Target cells (codocytes) can be found in the peripheral blood in a number of conditions. In vivo the cell has a bell-shaped appearance. The cell either has a relative increase in the amount of membrane or a decrease in hemoglobin content, which is associated with an increased ratio of RBC surface area to volume.

A target cell is an erythrocyte with:

(1) a central hemoglobinized area

(2) surrounded by a ring of pallor

(3) which in turn is surrounded by a hemoglobinized ring extending to the cell membrane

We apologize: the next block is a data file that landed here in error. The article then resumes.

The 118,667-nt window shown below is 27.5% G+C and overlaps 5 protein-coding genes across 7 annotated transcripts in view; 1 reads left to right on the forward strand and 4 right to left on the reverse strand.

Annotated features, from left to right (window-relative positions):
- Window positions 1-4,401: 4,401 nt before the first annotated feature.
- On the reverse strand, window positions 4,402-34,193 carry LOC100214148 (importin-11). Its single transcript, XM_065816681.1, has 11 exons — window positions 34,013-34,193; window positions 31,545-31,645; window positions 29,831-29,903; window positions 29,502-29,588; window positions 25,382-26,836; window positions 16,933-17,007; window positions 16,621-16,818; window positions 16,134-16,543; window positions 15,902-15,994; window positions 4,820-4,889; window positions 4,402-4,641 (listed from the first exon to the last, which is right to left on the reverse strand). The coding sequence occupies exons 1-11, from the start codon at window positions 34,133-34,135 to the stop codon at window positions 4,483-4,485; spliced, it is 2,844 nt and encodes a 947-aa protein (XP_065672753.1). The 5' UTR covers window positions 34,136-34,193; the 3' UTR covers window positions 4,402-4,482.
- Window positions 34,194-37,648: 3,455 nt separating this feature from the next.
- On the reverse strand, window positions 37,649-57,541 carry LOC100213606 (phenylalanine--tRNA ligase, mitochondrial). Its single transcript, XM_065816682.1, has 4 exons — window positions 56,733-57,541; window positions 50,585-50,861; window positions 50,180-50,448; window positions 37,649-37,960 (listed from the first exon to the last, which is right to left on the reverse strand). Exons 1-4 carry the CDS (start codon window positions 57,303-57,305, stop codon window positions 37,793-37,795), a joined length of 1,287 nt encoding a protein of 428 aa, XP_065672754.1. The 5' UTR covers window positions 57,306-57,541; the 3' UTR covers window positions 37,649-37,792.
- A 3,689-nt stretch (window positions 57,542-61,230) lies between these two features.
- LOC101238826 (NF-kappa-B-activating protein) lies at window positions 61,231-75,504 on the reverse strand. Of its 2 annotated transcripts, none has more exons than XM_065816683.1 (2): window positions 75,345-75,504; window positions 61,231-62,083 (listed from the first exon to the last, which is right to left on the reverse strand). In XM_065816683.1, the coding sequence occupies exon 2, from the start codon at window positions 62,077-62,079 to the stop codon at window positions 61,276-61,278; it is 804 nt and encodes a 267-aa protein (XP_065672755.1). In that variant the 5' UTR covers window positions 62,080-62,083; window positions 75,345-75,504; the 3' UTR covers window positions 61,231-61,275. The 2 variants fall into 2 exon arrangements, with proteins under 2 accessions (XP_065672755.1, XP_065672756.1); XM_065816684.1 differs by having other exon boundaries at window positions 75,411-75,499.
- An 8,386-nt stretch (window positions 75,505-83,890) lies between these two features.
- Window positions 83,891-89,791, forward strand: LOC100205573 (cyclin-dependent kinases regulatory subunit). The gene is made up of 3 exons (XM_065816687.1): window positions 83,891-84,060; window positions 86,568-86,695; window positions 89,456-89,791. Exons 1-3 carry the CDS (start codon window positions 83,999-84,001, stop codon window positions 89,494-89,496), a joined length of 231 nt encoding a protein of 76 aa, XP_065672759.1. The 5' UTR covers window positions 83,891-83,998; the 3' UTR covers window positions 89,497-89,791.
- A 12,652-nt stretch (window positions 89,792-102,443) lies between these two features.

Conditions associated with target cells:

(1) hemoglobinopathies (thalassemias, hemoglobin C, hemoglobin D, hemoglobin E, sickle cell disease)

(2) familial hypobetalipoproteinemia

(3) liver disease

(4) iron deficiency anemia

(5) status post splenectomy

(6) lead poisoning


Target cells may also be an artifact of smear preparation.

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